(Looking Back and Looking Forward takes a look at the articles and posts I found interesting from the previous week, along with reflections about how the trends they point to might shape my thinking about education and technology.)
I’m a little late posting my thoughts from the last week of reading through news items and thinking about trends, but there are definitely things worth considering from the past seven days.
There has been increasing buzz about the future of higher education, with last week’s article on The University in Ruins serving as a good “protect the status quo” example. Two responses worth reading come from Stephen Downes and Daniel Chastain. Chastain asks some good questions about the current ecosystem, particularly with regard to costs and the ever-morphing nature of education systems as a whole.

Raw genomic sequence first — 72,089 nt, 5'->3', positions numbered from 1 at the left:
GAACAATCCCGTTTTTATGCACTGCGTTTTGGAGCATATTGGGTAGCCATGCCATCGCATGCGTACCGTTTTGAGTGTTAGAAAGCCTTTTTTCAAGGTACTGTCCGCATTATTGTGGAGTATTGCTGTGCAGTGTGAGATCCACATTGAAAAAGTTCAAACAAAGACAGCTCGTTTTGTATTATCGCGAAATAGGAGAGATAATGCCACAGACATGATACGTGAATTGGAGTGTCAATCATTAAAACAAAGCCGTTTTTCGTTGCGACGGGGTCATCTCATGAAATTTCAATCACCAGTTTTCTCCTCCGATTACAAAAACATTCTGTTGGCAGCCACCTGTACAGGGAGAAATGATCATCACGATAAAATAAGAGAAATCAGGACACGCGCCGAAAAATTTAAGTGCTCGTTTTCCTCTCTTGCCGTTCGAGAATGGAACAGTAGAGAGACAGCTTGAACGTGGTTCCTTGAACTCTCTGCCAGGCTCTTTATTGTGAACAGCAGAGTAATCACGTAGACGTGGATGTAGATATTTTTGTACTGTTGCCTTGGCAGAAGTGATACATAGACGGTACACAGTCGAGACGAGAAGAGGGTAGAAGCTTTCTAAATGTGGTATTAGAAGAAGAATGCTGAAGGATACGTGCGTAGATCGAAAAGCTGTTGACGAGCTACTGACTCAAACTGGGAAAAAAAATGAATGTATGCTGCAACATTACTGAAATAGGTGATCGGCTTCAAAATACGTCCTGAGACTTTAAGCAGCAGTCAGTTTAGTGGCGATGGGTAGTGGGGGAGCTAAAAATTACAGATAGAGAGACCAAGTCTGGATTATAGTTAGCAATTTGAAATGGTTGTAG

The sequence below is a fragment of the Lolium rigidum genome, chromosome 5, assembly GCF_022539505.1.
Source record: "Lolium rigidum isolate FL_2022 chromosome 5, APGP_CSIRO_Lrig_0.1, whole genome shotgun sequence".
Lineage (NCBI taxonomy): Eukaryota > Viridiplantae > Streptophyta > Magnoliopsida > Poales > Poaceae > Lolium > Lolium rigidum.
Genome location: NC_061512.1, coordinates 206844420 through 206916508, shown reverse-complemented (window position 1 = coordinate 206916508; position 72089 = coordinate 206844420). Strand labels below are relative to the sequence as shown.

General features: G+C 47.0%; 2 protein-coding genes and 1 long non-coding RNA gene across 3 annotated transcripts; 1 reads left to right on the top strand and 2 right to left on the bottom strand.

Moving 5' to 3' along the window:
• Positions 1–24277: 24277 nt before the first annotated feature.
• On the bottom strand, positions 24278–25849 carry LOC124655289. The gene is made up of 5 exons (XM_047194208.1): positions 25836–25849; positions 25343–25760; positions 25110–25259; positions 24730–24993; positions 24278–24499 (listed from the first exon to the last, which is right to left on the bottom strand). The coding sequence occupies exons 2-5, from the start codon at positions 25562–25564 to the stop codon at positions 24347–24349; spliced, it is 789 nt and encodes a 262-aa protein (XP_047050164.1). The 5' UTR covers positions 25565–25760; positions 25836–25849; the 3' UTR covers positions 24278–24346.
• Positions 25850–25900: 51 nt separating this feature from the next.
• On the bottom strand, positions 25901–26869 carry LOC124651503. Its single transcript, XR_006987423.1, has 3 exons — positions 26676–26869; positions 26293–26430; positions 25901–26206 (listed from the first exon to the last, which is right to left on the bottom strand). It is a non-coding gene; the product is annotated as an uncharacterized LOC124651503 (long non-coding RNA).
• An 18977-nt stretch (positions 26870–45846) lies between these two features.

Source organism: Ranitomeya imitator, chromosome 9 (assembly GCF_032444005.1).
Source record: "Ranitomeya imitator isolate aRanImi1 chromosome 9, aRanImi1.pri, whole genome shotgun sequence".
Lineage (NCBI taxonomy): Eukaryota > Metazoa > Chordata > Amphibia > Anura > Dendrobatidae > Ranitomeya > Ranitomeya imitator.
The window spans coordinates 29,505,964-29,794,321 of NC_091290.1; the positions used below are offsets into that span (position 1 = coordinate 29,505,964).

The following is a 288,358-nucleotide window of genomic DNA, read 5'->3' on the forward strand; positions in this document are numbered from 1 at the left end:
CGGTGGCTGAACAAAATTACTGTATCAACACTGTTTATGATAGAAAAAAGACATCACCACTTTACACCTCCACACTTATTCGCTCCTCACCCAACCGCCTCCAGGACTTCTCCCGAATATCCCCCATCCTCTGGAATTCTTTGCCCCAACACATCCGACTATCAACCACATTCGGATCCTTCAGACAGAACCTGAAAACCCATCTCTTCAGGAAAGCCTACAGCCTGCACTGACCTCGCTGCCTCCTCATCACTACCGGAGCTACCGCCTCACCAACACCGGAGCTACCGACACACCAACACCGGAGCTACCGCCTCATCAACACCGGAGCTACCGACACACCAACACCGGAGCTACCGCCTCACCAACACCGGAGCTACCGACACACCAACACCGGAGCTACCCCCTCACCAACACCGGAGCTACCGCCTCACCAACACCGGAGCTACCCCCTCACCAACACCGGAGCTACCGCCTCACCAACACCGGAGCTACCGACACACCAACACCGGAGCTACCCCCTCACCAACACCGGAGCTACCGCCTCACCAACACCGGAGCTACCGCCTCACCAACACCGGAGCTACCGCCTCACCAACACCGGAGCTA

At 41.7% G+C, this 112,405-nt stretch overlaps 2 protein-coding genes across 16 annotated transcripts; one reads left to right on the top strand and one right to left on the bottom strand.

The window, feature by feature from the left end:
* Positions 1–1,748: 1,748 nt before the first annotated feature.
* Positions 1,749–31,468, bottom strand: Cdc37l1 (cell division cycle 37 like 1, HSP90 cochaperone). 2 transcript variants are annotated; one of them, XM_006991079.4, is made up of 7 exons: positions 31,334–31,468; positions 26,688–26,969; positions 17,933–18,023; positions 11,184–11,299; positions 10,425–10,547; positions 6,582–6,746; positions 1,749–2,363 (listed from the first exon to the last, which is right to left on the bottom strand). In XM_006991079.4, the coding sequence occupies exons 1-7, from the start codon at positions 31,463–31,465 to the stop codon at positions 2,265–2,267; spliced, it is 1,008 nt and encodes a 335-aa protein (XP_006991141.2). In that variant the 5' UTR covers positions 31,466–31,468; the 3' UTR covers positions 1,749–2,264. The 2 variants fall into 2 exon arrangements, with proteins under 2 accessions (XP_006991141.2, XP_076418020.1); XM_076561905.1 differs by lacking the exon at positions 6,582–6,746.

And speaking of costs within the current higher education ecosystem, it’s worth noting that professor pay fell 5 percent this year, counting inflation. In a nutshell. institutions are already coming to grips with the fact that there is a consumer price ceiling that is out of alignment with the current cost model.
So, what’s the solution? Some say that college should be free. And, while it doesn’t appear that free college will make its way into any federal budget, that doesn’t mean individual states won’t try to address the “fee” model. For others, the answer is to look beyond traditional college education as the default for professional success. As the job market tightens, an increasing number of entities are indeed rethinking work requirements.
Naturally, there are those who say that technology is key in helping us solve issues related to learning efficacy and job readiness. Along those lines, I would note that Michael Feldstein and the team at Argos Education are doing some promising work. Also, while AI will definitely play a role in the future of higher learning and corporate training, I’m not ready just yet to say that the future is one of automated education,
Education, Educational Technology, and Learning Design
Technology and Culture